One more time…438 million.
That’s the estimated number of vacation days Americans failed to take in 2007.
This is from Howard Shapiro of The Philadelphia Inquirer, “Taking time off? A lot of Americans prefer to work.”
Here are a few of the highlights:
“I think it’s an epidemic. We take less of the pitiful amount of vacation time we have than anybody else on the planet. We are genuine to-the-bone workaholics, and even if it’s killing us, we’re still doing it.”
Not only do we regularly give up days we’ve often bargained hard to get, we also get few compared with the rest of the industrialized world. In fact, the United States is singular when it comes to vacation days: We are the only advanced economy in the world without a minute of government-mandated time off.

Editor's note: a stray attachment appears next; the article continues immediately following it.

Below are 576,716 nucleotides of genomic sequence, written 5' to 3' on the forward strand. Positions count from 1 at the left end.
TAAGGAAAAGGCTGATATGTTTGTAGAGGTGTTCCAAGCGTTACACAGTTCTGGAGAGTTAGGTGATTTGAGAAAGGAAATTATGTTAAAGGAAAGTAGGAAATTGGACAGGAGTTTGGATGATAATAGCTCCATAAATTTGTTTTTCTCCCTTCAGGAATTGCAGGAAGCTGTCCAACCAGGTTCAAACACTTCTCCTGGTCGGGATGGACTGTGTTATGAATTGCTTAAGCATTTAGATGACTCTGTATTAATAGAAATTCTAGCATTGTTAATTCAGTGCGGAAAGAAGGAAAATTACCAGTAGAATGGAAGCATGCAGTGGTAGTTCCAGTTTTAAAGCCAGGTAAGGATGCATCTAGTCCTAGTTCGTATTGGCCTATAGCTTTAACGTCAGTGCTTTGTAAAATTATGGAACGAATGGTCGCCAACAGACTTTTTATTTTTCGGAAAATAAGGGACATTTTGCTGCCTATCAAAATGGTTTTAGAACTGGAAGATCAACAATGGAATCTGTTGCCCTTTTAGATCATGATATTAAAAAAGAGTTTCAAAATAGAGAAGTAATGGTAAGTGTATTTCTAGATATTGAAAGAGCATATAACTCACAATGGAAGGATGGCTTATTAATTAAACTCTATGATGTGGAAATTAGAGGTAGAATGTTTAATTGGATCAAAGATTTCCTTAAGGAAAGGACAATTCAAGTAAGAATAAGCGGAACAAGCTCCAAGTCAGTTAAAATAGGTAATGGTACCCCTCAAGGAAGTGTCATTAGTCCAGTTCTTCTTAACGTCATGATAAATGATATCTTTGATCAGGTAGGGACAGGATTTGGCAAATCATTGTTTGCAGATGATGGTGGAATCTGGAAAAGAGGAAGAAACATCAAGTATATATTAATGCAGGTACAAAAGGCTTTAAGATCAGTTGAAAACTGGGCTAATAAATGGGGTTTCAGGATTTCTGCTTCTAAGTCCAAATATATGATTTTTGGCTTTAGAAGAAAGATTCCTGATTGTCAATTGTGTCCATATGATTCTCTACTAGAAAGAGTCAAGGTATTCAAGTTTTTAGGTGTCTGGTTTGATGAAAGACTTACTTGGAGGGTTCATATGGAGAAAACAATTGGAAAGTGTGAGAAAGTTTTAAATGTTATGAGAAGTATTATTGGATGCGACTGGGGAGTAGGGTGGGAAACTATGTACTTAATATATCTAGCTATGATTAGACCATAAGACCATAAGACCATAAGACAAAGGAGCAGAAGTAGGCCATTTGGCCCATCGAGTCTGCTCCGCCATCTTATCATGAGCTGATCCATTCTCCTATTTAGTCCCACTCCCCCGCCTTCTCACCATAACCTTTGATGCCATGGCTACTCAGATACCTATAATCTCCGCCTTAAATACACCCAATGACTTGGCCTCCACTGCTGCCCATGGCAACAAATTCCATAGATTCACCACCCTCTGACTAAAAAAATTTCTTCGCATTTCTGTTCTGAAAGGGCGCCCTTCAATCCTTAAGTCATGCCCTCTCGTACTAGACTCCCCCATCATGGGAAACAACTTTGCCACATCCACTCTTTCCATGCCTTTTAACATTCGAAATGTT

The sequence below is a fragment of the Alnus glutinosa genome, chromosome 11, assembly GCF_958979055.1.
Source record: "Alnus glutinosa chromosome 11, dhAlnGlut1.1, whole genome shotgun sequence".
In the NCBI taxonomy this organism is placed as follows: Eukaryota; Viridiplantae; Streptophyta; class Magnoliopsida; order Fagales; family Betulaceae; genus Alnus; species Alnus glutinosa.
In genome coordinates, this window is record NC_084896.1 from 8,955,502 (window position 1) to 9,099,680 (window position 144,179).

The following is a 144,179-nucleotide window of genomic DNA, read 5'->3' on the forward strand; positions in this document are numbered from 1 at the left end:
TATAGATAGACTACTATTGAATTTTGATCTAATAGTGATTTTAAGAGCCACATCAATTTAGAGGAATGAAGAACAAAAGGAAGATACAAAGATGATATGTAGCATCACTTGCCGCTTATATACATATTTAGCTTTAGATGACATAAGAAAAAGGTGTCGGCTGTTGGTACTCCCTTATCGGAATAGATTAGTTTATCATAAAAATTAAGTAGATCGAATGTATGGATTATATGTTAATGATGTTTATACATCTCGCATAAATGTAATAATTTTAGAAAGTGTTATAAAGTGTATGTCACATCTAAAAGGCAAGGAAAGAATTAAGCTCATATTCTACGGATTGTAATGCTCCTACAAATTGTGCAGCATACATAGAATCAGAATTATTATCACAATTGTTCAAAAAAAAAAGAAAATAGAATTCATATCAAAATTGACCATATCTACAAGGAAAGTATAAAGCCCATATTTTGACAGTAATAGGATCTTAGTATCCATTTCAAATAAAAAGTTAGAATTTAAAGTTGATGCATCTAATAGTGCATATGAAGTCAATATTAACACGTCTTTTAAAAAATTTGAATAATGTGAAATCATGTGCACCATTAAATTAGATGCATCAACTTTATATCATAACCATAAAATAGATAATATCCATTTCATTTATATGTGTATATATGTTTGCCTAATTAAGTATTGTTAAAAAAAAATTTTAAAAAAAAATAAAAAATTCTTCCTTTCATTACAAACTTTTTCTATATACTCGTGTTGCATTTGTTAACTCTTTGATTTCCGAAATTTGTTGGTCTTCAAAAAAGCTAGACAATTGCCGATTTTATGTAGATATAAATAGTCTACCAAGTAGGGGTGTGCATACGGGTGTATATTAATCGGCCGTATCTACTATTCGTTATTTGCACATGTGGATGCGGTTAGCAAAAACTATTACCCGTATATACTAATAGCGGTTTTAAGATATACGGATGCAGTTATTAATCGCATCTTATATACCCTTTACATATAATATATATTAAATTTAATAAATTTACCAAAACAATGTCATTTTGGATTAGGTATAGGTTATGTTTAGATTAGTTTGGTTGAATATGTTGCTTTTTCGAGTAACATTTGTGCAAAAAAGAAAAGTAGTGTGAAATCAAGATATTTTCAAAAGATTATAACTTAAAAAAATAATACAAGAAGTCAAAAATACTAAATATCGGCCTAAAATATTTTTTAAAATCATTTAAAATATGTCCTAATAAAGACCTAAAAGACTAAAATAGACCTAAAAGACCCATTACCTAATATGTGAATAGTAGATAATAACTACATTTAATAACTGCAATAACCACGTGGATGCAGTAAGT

In order to be a member of the European Union, a nation’s employers must offer workers a minimum of 20 days off a year. Several mandate more. According to “No-Vacation Nation,” a study by the Center for Economic and Policy Research about the United States’ unique place in the balance between work and lifestyle, France requires the most vacation: 30 days, plus a paid holiday. Overall, though, the French are beaten by Austria and Portugal, which require employers to give 22 vacation days off, plus 13 holidays, for a total of 35 days off â€” amounting to seven weeks a year.
Among the richest countries, Canada and Japan mandate the fewest days off, not counting the U.S. total of zero. The Japanese, who have a word â€” karoshi â€” for dying from overwork, get a minimum of 10 days and no nationally mandated holidays. Canadians have the same minimum, but get an additional eight paid holidays.
Workaholism. The Puritan ethic. Feeling guilty about taking earned days. The fear of being overrun by competition. People frequently cite these reasons for junking their vacation days.
Go ahead…take a holiday.